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A gift the Magi might have wanted to take back with them

magi

Photo by L. de Guise; courtesy of Victoria and Albert Museum, London

Lucien de Guise - published on 01/08/22

In the Middle Ages, English artisans created beautiful sacred art out of alabaster.

By now the Three Kings of Orient would have been heading home after visiting the infant Jesus. Their clothing and appearance in this alabaster sculpture are very English – at a time when other artists were depicting the multicultural origins of the Magi. Within a few decades, European art would feature African-looking kings as well as a profusion of Eastern turbans.

Magi
The English carvers used all the local fashions – and children’s hairstyles – of the time to create a charming scene that is entirely remote from reality and yet universally popular.

If the Three Kings were from Persia, which seems likely, they would certainly have wanted to take some fine English alabaster back with them. For millennia throughout West Asia this was the preeminent material for sculpting sacred images. England was a late-comer to the field, but when it got going in the late Middle Ages, this remote island created an unbeatable brand for itself. The smoothness and ethereal glow of the English stone shone through, even when smothered with paint and gilding.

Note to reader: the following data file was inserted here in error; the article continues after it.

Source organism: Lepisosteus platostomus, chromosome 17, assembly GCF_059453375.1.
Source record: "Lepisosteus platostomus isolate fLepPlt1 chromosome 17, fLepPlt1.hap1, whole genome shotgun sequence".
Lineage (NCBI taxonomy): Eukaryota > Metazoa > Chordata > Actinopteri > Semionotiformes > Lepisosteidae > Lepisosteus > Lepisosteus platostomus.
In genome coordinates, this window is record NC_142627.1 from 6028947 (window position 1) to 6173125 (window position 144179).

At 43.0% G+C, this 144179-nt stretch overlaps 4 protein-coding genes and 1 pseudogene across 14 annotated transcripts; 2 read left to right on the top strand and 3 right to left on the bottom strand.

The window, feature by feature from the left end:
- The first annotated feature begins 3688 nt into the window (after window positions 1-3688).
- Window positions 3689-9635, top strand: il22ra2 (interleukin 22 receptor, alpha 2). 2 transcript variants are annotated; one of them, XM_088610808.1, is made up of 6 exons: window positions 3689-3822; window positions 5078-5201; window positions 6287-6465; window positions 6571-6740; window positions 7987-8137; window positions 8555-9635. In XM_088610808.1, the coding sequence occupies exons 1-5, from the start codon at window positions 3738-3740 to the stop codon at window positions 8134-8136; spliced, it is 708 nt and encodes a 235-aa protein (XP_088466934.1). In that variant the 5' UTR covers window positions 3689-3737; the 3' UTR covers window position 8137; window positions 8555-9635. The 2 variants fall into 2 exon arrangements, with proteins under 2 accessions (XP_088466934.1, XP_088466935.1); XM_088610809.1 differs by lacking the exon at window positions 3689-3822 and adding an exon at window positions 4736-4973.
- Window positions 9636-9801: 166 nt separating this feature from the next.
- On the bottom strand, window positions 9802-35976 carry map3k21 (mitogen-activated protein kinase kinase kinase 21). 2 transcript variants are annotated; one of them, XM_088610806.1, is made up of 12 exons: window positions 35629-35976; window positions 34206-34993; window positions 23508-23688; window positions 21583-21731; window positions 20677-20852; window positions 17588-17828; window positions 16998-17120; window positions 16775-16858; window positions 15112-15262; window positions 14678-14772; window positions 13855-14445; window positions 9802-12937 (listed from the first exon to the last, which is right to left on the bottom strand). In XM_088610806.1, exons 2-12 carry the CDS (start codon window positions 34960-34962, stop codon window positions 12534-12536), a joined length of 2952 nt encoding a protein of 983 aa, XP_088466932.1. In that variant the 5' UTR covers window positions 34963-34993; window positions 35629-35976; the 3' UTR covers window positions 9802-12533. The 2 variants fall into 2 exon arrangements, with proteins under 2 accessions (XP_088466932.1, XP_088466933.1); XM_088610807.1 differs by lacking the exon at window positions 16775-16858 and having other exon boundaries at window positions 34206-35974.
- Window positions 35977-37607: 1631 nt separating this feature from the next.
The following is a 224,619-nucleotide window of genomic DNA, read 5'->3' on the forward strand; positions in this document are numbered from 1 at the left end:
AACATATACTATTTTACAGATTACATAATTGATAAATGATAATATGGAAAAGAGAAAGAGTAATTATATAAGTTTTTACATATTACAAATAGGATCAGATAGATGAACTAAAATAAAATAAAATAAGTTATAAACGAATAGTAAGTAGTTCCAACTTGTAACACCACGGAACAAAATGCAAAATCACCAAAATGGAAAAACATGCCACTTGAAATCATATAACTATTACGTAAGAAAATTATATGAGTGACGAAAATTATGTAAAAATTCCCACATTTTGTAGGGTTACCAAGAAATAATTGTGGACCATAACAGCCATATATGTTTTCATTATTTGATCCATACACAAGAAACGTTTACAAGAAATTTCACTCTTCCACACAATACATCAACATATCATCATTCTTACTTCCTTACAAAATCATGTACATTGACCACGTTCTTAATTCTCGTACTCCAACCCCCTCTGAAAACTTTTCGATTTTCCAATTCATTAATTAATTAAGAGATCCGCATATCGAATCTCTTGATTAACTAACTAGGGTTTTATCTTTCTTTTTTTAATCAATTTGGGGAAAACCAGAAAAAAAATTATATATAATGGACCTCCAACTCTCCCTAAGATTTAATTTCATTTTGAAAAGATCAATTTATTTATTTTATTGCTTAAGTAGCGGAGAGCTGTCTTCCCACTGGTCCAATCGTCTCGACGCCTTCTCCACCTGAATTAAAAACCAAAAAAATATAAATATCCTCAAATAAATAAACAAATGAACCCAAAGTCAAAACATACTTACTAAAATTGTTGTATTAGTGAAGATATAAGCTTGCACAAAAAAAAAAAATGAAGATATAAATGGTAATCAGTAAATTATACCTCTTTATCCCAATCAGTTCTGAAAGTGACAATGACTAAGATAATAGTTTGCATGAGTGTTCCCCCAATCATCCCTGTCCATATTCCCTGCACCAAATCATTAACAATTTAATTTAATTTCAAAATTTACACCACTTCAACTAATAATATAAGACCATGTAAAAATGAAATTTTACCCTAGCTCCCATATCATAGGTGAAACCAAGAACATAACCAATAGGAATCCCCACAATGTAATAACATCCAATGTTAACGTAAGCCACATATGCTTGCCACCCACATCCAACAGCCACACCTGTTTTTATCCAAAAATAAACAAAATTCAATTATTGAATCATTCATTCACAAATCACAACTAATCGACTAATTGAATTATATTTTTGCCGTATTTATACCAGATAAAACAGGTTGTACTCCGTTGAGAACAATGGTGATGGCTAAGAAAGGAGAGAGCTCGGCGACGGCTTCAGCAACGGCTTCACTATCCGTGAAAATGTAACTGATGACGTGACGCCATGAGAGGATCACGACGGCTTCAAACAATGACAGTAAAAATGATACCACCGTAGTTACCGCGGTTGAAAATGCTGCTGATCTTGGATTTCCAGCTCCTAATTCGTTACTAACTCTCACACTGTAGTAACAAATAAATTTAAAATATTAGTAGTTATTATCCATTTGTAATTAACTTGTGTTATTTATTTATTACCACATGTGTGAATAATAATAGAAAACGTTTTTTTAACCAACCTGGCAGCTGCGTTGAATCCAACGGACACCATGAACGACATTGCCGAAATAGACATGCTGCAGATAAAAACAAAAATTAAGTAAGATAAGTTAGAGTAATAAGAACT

This example from the early 15th century has lost most of the decoration that covered it originally. The fine-grained gypsum known as alabaster is so soft, it’s a wonder that the detail has remained at all. The English carvers used all the local fashions – and children’s hairstyles – of the time to create a charming scene that is entirely remote from reality and yet universally popular. There are records of English wares reaching most of Europe, but so far no confirmed sightings in the Middle East. 

It’s just as well so many were exported as large quantities were destroyed by iconoclasts in Britain. The alabaster carvers of Nottingham and elsewhere had to change creative direction after the Reformation. From that point onwards they focused on the less-inspiring subject matter of English noblemen’s tomb effigies.

The virtual Museum of the Cross

The Museum of the Cross, the first institution dedicated to the diversity of the most powerful and far-reaching symbol in history. After ten years of preparation, the museum was almost ready to open; then came COVID-19. In the meantime, the virtual museum is starting an instagram account to engage with Aleteia readers and the stories of their own crucifixes: @crossXmuseum

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